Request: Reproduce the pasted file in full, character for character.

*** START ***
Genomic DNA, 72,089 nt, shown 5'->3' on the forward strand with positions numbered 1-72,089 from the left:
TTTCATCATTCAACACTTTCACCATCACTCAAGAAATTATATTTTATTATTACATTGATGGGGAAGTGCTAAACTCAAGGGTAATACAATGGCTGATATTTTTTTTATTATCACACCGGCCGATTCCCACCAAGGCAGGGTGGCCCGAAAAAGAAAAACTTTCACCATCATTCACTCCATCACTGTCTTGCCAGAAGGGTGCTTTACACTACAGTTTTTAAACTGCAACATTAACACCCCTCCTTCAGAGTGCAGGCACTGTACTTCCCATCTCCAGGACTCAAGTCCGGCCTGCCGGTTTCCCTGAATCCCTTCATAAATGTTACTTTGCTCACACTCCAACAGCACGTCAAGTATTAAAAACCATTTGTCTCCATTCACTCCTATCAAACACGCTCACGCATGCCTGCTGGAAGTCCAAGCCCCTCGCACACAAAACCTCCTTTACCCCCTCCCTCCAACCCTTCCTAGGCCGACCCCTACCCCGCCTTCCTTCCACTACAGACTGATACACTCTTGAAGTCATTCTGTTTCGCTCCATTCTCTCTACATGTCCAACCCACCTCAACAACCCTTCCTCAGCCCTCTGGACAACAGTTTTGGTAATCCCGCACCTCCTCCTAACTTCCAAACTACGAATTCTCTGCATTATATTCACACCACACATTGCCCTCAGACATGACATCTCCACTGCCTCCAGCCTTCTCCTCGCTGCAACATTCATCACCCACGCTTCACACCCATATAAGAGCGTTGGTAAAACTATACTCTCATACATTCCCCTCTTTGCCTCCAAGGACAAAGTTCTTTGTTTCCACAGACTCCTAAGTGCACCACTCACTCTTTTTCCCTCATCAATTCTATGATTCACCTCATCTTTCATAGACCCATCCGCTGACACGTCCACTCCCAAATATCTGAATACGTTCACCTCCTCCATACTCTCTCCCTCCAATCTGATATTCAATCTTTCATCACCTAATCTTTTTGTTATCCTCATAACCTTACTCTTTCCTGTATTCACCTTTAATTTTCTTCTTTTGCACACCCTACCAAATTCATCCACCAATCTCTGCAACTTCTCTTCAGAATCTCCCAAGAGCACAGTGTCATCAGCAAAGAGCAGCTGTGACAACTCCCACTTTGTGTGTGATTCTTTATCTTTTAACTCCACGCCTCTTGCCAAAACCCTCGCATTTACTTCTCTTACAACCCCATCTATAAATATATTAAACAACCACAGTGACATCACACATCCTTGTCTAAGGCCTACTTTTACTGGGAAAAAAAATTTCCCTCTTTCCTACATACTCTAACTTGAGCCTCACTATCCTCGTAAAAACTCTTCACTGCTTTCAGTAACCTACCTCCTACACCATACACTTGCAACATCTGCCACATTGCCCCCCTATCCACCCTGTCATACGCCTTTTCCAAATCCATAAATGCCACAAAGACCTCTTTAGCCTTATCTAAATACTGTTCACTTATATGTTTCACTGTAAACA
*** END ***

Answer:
Genomic DNA, 72,089 nt, shown 5'->3' on the forward strand with positions numbered 1-72,089 from the left:
TTTCATCATTCAACACTTTCACCATCACTCAAGAAATTATATTTTATTATTACATTGATGGGGAAGTGCTAAACTCAAGGGTAATACAATGGCTGATATTTTTTTTATTATCACACCGGCCGATTCCCACCAAGGCAGGGTGGCCCGAAAAAGAAAAACTTTCACCATCATTCACTCCATCACTGTCTTGCCAGAAGGGTGCTTTACACTACAGTTTTTAAACTGCAACATTAACACCCCTCCTTCAGAGTGCAGGCACTGTACTTCCCATCTCCAGGACTCAAGTCCGGCCTGCCGGTTTCCCTGAATCCCTTCATAAATGTTACTTTGCTCACACTCCAACAGCACGTCAAGTATTAAAAACCATTTGTCTCCATTCACTCCTATCAAACACGCTCACGCATGCCTGCTGGAAGTCCAAGCCCCTCGCACACAAAACCTCCTTTACCCCCTCCCTCCAACCCTTCCTAGGCCGACCCCTACCCCGCCTTCCTTCCACTACAGACTGATACACTCTTGAAGTCATTCTGTTTCGCTCCATTCTCTCTACATGTCCAACCCACCTCAACAACCCTTCCTCAGCCCTCTGGACAACAGTTTTGGTAATCCCGCACCTCCTCCTAACTTCCAAACTACGAATTCTCTGCATTATATTCACACCACACATTGCCCTCAGACATGACATCTCCACTGCCTCCAGCCTTCTCCTCGCTGCAACATTCATCACCCACGCTTCACACCCATATAAGAGCGTTGGTAAAACTATACTCTCATACATTCCCCTCTTTGCCTCCAAGGACAAAGTTCTTTGTTTCCACAGACTCCTAAGTGCACCACTCACTCTTTTTCCCTCATCAATTCTATGATTCACCTCATCTTTCATAGACCCATCCGCTGACACGTCCACTCCCAAATATCTGAATACGTTCACCTCCTCCATACTCTCTCCCTCCAATCTGATATTCAATCTTTCATCACCTAATCTTTTTGTTATCCTCATAACCTTACTCTTTCCTGTATTCACCTTTAATTTTCTTCTTTTGCACACCCTACCAAATTCATCCACCAATCTCTGCAACTTCTCTTCAGAATCTCCCAAGAGCACAGTGTCATCAGCAAAGAGCAGCTGTGACAACTCCCACTTTGTGTGTGATTCTTTATCTTTTAACTCCACGCCTCTTGCCAAAACCCTCGCATTTACTTCTCTTACAACCCCATCTATAAATATATTAAACAACCACAGTGACATCACACATCCTTGTCTAAGGCCTACTTTTACTGGGAAAAAAAATTTCCCTCTTTCCTACATACTCTAACTTGAGCCTCACTATCCTCGTAAAAACTCTTCACTGCTTTCAGTAACCTACCTCCTACACCATACACTTGCAACATCTGCCACATTGCCCCCCTATCCACCCTGTCATACGCCTTTTCCAAATCCATAAATGCCACAAAGACCTCTTTAGCCTTATCTAAATACTGTTCACTTATATGTTTCACTGTAAACA